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How To Get Through The Shock When Someone Dies


Shock is common during the days and weeks immediately following a death.
Our body’s first response to the death of someone close is SHOCK
As shock wears off, the pain of grief comes through.
 
What is Shock?
  • Shock is what we first experienced at a death of someone close (even when we knew it was coming).
  • Shock is the experience of, or impact of an intense or unexpected event.
  • Shock is the body’s way of protecting itself.
  • Our body perceives the death of someone close, a life changing loss, as a threat unto itself pumping more than normal levels of adrenalin which acts like an anesthetic.
  • When we witness or receive the news of the death of someone close, we activate our Fight, Flight or Freeze response.
  • This is primarily a PHYSIOLOGICAL process that affects our whole being on a cycle lasting between 3-12 months.
Some initial responses to shock can be:
  • The mind constantly replays events surrounding the death.
  • Feeling like you are living in a daze, dream or nightmare.
  • Experiencing free floating anxiety or fear.
  • Exhausted but can’t access rest.
Physical recovery from shock:
  • Rest the nervous system’s antidote to ‘Fight, Flight or Freeze’ responses.
  • Breathe gently and deeply - nasal breathing slows down the metabolism.
  • Do gentle exercise - walk, stretch, yoga, swim.
  • Drink plenty of water shock dehydrates us- limit alcohol and coffee.
  • Do less and take more time to do your tasks - acknowledge your reduced capacity.
  • Eat smaller amounts of easily digestible food more often, simple combinations (avoid high carb and sugar foods).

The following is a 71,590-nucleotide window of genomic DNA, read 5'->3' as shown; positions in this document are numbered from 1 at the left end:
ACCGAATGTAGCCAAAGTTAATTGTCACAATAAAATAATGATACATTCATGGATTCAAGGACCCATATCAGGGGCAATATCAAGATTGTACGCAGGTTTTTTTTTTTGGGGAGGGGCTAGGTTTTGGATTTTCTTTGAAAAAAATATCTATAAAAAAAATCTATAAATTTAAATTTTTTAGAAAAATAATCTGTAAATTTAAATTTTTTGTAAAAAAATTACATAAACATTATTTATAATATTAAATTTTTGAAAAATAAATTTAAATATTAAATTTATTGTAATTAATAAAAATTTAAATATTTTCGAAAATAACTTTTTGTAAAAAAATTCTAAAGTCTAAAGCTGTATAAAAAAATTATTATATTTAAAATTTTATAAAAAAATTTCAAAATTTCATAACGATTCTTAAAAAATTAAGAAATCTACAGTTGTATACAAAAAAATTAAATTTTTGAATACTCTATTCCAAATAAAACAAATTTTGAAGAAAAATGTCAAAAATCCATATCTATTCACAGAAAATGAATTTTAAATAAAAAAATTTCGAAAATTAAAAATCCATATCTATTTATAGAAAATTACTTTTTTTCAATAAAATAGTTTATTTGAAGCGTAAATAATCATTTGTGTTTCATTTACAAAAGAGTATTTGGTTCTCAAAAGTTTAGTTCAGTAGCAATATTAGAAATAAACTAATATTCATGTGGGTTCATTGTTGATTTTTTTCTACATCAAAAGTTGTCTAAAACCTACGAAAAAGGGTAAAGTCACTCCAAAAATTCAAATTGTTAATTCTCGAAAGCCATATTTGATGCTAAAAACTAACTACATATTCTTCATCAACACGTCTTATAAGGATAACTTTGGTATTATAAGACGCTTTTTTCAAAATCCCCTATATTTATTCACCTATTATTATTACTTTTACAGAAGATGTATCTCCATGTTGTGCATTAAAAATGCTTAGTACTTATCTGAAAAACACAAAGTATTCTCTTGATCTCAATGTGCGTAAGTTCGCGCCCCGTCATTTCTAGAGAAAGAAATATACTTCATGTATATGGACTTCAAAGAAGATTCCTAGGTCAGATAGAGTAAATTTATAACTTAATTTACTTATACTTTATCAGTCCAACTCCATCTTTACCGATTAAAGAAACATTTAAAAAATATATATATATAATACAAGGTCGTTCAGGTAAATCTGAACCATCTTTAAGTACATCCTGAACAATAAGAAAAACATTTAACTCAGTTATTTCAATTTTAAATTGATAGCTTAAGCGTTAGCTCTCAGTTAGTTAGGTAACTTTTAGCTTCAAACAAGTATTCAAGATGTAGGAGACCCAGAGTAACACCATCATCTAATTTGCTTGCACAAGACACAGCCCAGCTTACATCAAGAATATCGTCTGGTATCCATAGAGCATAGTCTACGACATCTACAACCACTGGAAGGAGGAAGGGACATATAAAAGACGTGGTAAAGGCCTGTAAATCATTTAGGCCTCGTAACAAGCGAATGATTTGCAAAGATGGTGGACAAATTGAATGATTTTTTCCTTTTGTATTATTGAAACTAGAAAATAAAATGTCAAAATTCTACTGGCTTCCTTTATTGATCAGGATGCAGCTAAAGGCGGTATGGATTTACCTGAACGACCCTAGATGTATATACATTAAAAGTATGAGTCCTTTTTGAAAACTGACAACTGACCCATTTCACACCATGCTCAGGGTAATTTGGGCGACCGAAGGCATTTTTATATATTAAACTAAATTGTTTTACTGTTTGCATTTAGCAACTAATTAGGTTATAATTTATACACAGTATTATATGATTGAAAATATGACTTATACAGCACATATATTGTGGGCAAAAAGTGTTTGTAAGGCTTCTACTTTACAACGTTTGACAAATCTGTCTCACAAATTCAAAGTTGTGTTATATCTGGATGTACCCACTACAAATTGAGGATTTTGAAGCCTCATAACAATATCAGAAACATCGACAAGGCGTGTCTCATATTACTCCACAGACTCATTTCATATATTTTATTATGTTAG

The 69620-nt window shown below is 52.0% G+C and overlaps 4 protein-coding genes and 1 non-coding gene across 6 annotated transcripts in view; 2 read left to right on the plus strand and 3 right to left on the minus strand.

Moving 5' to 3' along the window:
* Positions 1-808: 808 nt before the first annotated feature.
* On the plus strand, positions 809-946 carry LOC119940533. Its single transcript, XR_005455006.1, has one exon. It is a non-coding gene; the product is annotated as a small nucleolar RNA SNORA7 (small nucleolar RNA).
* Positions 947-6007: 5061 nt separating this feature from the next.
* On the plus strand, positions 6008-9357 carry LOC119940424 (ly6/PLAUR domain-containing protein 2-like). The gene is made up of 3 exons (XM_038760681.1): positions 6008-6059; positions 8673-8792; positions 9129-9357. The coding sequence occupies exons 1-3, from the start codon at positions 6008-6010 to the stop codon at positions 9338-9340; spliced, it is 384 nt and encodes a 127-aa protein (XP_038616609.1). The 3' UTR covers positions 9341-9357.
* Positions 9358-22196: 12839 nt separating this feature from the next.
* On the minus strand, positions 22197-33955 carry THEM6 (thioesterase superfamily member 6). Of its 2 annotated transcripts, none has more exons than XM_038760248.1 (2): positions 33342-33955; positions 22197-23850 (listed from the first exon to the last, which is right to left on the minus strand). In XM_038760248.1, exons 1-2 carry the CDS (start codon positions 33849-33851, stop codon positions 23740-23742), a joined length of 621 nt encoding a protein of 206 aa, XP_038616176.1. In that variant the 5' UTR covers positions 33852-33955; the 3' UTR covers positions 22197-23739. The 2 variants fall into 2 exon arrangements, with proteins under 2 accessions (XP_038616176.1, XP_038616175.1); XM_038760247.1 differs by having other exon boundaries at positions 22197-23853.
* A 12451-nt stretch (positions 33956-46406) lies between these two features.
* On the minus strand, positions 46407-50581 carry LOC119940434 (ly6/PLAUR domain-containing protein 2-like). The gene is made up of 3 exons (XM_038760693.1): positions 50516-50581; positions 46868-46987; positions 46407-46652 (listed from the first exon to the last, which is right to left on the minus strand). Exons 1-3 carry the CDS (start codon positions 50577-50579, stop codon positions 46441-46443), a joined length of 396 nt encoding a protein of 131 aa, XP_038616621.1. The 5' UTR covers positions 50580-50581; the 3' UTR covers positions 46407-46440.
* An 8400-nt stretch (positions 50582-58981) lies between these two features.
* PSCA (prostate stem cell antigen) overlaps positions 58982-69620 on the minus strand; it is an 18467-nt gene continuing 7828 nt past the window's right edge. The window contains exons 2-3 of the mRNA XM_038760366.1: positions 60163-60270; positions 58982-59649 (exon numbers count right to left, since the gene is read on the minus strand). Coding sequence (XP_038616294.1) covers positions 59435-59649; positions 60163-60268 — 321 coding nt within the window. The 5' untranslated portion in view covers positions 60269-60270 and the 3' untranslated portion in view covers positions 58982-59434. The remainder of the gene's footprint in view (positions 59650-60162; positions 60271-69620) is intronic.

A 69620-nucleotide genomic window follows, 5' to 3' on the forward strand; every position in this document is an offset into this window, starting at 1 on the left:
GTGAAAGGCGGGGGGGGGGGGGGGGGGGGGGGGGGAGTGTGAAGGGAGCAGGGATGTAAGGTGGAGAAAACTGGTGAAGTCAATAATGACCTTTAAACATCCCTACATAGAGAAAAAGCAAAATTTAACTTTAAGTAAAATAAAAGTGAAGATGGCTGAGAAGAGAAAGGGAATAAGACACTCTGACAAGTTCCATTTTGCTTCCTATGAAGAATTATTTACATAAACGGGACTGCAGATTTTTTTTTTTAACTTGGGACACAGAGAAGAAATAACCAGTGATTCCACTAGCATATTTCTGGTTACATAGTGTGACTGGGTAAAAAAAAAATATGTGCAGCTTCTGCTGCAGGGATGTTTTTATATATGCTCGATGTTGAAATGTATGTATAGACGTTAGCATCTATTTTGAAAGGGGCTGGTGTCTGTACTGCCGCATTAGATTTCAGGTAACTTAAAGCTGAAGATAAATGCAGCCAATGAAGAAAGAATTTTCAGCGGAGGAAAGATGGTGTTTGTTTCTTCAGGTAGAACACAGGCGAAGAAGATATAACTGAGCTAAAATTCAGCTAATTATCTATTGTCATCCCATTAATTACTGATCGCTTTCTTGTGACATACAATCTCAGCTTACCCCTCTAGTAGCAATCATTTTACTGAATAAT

• Talk or communicate to someone you trust.
  • Notice when you are hitting overload – give yourself permission to withdraw and be alone.
  • Self-Soothing - comforting yourself as you would a child; patting your chest and between your shoulder blades, rubbing gently your stomach, having a bath.
  • Have the story of your loss prepared so you don’t have to keep repeating it; create a phrase that excuses you from the retelling when you need.
  • Physical Contact - Leaning against a wall; lying on floor; asking a friend to give you a long hug, massage.

If you have any questions or would like to talk to one of our bereavement consultants about your own experiences of grief and loss, please don’t hesitate to contact us. We are here to listen! 

Death does not end the story. Death does not end a relationship

 
Meditation

Sit on a Chair.  Feel your feet on the ground. Press on your thighs.  Feel your behind on the seat and your back on the chair.  Look around you and pick six objects that have red or blue.  This should allow you to feel in the present, more grounded, and in your body.  Notice how your breath gets deeper and calmer.  You may want to go outdoors and find a peaceful place to sit on the grass.  As you do, feel how your body can be held and supported by the ground.
“Life is changed not ended
Death does not end our story…

Death does not end our relationships"
  For urgent help or information call Lifeline on 13 11 14 or Beyondblue on 1300 22 4636.
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